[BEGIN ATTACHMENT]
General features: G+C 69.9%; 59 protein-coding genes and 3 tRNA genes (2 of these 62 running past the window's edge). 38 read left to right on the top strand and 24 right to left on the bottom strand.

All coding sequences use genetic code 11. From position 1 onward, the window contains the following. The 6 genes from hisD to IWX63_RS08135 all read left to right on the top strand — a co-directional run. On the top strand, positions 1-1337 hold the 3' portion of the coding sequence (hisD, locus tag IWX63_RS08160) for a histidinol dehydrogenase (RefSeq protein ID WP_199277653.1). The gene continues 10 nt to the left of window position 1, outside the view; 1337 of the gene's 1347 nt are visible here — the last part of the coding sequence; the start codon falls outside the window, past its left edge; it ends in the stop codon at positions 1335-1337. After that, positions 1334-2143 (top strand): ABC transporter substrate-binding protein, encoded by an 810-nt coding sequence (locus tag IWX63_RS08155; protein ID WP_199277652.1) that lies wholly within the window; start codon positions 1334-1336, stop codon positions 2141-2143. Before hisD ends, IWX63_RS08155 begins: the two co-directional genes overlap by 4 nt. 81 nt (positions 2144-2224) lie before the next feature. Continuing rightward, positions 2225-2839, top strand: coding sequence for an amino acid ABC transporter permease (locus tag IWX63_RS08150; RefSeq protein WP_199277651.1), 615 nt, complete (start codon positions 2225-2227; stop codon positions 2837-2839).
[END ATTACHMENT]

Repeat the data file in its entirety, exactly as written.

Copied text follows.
General features: G+C 69.9%; 59 protein-coding genes and 3 tRNA genes (2 of these 62 running past the window's edge). 38 read left to right on the top strand and 24 right to left on the bottom strand.

All coding sequences use genetic code 11. From position 1 onward, the window contains the following. The 6 genes from hisD to IWX63_RS08135 all read left to right on the top strand — a co-directional run. On the top strand, positions 1-1337 hold the 3' portion of the coding sequence (hisD, locus tag IWX63_RS08160) for a histidinol dehydrogenase (RefSeq protein ID WP_199277653.1). The gene continues 10 nt to the left of window position 1, outside the view; 1337 of the gene's 1347 nt are visible here — the last part of the coding sequence; the start codon falls outside the window, past its left edge; it ends in the stop codon at positions 1335-1337. After that, positions 1334-2143 (top strand): ABC transporter substrate-binding protein, encoded by an 810-nt coding sequence (locus tag IWX63_RS08155; protein ID WP_199277652.1) that lies wholly within the window; start codon positions 1334-1336, stop codon positions 2141-2143. Before hisD ends, IWX63_RS08155 begins: the two co-directional genes overlap by 4 nt. 81 nt (positions 2144-2224) lie before the next feature. Continuing rightward, positions 2225-2839, top strand: coding sequence for an amino acid ABC transporter permease (locus tag IWX63_RS08150; RefSeq protein WP_199277651.1), 615 nt, complete (start codon positions 2225-2227; stop codon positions 2837-2839).